6.2.6 The (S)-hydroxyl benzylic group of Ezetimibe 217

6.2.7 Summary of the retrosynthesis analysis 218

6.3 The first Ezetimibe syntheses 219

6.4 The search for an industrial synthesis of Ezetimibe 221

6.4.1 The synthesis of the C5 chain intermediates and the imines 221

6.4.2 Using the Staudinger reaction in the azetedin-2-one ring formation 224

6.4.3 The Wacker oxidation route 224

6.4.4 The search for a selective β-lactam formation 227

6.4.5 Using Kinugasa cycloaddition 227

6.4.6 N-C2 ring closing strategy and the build-up sequence 230

6.4.7 N-C2 ring closure strategy: late attachment of the p-fluoroaromatic ring 231

6.4.8 N-C2 ring closure strategy: attaching the p-fluoroaromatic ring at the beginning of the synthesis 236

6.4.9 N-C2 ring closing strategy: implementing the reduction at the beginning of the route 243

6.4.10 Ezetimibe by alkylation of a C3 unsubstituted β-lactam 252

6.4.11 Other β-lactam ring formations by N-C4 cyclization 254

6.5 Comparison of strategies and conclusions 255

6.6 The best syntheses 259

6.7 Lessons from the Ezetimibe case 261

6.8 Reaction conditions for schemes A to M 262

6.9 References 269

7 Montelukast 275

7.1 Worldwide sales and patent status 275

7.2 Montelukast structure and general retrosynthetic analysis 277

7.2.1 Chirality issues 277

7.2.2 The thiol side chain and the enantioselectivity of the synthetic process 278

7.2.3 Retrosynthetic analysis of the thiol side chain 279

7.3 Retrosynthetic outline 279

7.4 The first reported Montelukast synthesis 282

7.5 The evolution of industrial chemical syntheses of Montelukast 283

7.5.1 Processes to produce keto-ester intermediate 286

7.5.2 Processes to convert the keto-ester intermediate to Montelukast 286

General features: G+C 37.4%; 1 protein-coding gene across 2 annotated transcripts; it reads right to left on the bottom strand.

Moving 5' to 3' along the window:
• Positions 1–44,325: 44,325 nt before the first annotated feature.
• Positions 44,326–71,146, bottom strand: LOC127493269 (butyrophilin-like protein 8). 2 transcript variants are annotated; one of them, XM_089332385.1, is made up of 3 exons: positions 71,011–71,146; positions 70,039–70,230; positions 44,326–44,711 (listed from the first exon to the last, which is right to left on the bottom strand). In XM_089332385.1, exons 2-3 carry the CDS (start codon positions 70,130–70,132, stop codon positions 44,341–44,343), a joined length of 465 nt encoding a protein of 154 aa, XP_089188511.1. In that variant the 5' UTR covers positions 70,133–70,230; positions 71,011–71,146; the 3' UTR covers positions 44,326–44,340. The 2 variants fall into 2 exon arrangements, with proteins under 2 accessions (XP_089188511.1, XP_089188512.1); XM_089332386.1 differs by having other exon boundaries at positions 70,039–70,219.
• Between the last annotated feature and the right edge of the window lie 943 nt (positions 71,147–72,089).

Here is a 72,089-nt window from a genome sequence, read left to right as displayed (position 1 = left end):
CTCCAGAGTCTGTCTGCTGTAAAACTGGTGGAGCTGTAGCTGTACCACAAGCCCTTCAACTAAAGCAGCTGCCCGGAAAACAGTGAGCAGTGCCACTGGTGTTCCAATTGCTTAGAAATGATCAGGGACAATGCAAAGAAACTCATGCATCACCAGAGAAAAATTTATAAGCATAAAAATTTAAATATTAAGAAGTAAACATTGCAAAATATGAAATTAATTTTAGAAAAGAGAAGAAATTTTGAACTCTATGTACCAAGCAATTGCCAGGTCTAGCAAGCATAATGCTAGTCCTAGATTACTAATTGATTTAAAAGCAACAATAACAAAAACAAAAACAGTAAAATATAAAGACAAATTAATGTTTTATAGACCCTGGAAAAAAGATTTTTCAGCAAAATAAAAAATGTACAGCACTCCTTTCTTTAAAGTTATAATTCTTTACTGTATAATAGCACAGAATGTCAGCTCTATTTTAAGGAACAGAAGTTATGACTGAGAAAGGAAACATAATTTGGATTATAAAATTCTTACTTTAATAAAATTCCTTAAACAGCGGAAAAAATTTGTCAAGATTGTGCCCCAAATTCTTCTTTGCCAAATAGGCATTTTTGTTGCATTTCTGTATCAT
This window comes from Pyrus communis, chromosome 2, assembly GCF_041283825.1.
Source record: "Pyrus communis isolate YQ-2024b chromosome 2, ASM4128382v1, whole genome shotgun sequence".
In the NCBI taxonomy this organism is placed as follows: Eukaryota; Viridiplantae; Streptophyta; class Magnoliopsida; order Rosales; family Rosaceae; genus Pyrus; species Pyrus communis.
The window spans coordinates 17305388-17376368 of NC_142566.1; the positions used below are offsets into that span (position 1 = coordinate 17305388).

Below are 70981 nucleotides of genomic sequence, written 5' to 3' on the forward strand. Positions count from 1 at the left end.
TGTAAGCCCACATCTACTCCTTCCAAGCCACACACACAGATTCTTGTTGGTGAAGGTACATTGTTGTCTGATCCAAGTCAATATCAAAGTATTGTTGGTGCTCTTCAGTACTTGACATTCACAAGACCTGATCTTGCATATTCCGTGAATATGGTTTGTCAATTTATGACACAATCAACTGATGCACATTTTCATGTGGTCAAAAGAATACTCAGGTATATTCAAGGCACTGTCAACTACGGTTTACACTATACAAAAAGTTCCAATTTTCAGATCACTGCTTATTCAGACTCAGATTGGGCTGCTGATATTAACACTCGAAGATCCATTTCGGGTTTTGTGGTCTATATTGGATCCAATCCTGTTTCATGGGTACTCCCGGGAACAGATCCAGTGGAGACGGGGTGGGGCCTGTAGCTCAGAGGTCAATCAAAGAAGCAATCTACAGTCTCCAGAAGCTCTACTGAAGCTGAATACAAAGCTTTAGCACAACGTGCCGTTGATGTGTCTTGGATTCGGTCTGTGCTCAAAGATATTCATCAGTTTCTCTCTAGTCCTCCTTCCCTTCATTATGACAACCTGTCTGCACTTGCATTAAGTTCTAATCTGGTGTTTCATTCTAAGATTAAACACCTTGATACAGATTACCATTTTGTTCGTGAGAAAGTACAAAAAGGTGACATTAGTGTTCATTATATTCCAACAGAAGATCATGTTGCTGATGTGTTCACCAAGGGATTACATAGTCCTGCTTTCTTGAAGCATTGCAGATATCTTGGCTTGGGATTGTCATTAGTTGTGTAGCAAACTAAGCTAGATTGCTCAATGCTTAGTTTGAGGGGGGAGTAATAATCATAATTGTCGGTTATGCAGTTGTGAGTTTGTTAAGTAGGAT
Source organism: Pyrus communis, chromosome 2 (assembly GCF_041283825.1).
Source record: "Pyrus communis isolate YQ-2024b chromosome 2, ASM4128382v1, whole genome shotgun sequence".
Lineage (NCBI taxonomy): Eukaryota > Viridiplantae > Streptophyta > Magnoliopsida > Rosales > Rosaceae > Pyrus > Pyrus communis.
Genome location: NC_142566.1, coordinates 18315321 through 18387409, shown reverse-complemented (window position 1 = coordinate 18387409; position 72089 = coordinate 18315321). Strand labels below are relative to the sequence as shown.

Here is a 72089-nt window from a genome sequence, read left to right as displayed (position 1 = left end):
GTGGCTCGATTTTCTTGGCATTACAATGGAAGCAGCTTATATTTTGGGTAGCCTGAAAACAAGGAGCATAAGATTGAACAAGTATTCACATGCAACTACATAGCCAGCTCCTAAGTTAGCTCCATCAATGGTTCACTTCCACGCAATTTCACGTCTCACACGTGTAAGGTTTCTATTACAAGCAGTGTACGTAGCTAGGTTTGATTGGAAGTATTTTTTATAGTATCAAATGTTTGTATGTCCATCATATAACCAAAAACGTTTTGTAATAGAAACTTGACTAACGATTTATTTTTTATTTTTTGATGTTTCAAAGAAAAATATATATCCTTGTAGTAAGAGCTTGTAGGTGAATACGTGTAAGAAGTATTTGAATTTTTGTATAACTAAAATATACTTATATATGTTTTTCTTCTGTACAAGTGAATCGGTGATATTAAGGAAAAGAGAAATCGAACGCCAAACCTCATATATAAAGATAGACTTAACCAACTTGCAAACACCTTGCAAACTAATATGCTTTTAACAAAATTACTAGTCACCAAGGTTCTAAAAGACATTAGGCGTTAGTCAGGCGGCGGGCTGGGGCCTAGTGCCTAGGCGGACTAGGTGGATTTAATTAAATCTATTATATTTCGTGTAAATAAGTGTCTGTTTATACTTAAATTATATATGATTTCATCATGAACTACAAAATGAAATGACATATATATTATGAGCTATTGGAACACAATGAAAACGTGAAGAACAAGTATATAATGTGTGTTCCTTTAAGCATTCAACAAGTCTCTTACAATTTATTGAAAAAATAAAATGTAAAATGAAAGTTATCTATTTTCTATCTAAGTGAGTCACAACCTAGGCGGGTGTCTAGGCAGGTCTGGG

7.5.3 Montelukast synthesis using an incomplete thiol for the SN2 displacement 290

7.5.4 Montelukast synthesis using a Heck reaction as a key step 292

7.5.5 Montelukast synthesis using a carbonyl olefination reaction as a key step 294

7.5.6 Montelukast synthesis using a Michael addition as a key step 297

7.6 Synthesis of the thiol side chain 297

7.6.1 Electrophilic side chain reactants 301

7.7 Strategy comparison and conclusions 301

7.8 Lessons from the Montelukast case 305

7.9 Reaction conditions for schemes A to F 307

7.10 References 312

8 Oseltamivir 319

8.1 Worldwide sales and patents status 320

8.2 Oseltamivir structure and general retrosynthetic analysis 321

8.2.1 Starting material targeted retrosynthesis 322

8.2.2 Retrosynthetic strategies of the Oseltamivir cyclohexene ring 324

8.2.3 Retrosynthetic analysis summary 330

8.3 The first reported Oseltamivir synthesis 331

8.4 Routes from shikimic acid or quinic acid 332

8.4.1 First developments from shikimic acid or quinic acid 333

8.4.2 Azide free routes 336

8.4.3 Other routes from (–)-shikimic acid 338

8.5 The supply problem 342

8.5.1 Quinic and shikimic acid supply 342

8.6 First non-shikimic or quinic acid synthetic routes 343

8.6.1 The Diels-Alder furan approach 343

8.6.2 Oseltamivir by total hydrogenation of an aromatic ring 343

8.7 Synthesis of Oseltamivir from cyclohexadiene derivatives 344

8.7.1 Meso aziridines desymmetrization routes 344

8.7.2 Using iron diene carbonyl complexes 345

8.7.3 From cyclohexa-3,5-diene-1,2-diol derivatives 347

8.8 Building the carboxylic ring of Oseltamivir by a Diels-Alder reaction 350

8.8.1 Using a [4+2] cycloaddition to produce a trisubstituted six-membered ring adduct 350

8.8.2 Using a [4+2] cycloaddition to produce a monosubstituted six-membered ring adduct 356

8.8.3 Alternative syntheses for the Corey intermediate 356

8.9 Oseltamivir ring by a [3,3] sigmatropic rearrangement 360

8.10 Oseltamivir synthesis by a Michael addition-Horner-Wadsworth-Emmons cascade sequence 360

8.11 Aldol type condensations as key ring-forming step 365

8.12 Metathesis as key-ring forming step 365

8.13 Strategy comparison and conclusions 374

8.14 Lessons from the Oseltamivir case 378

8.15 Reaction conditions for schemes B to R 378

8.16 References 390

9 A Final Word 395

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William Heggie Pedro Paulo Santos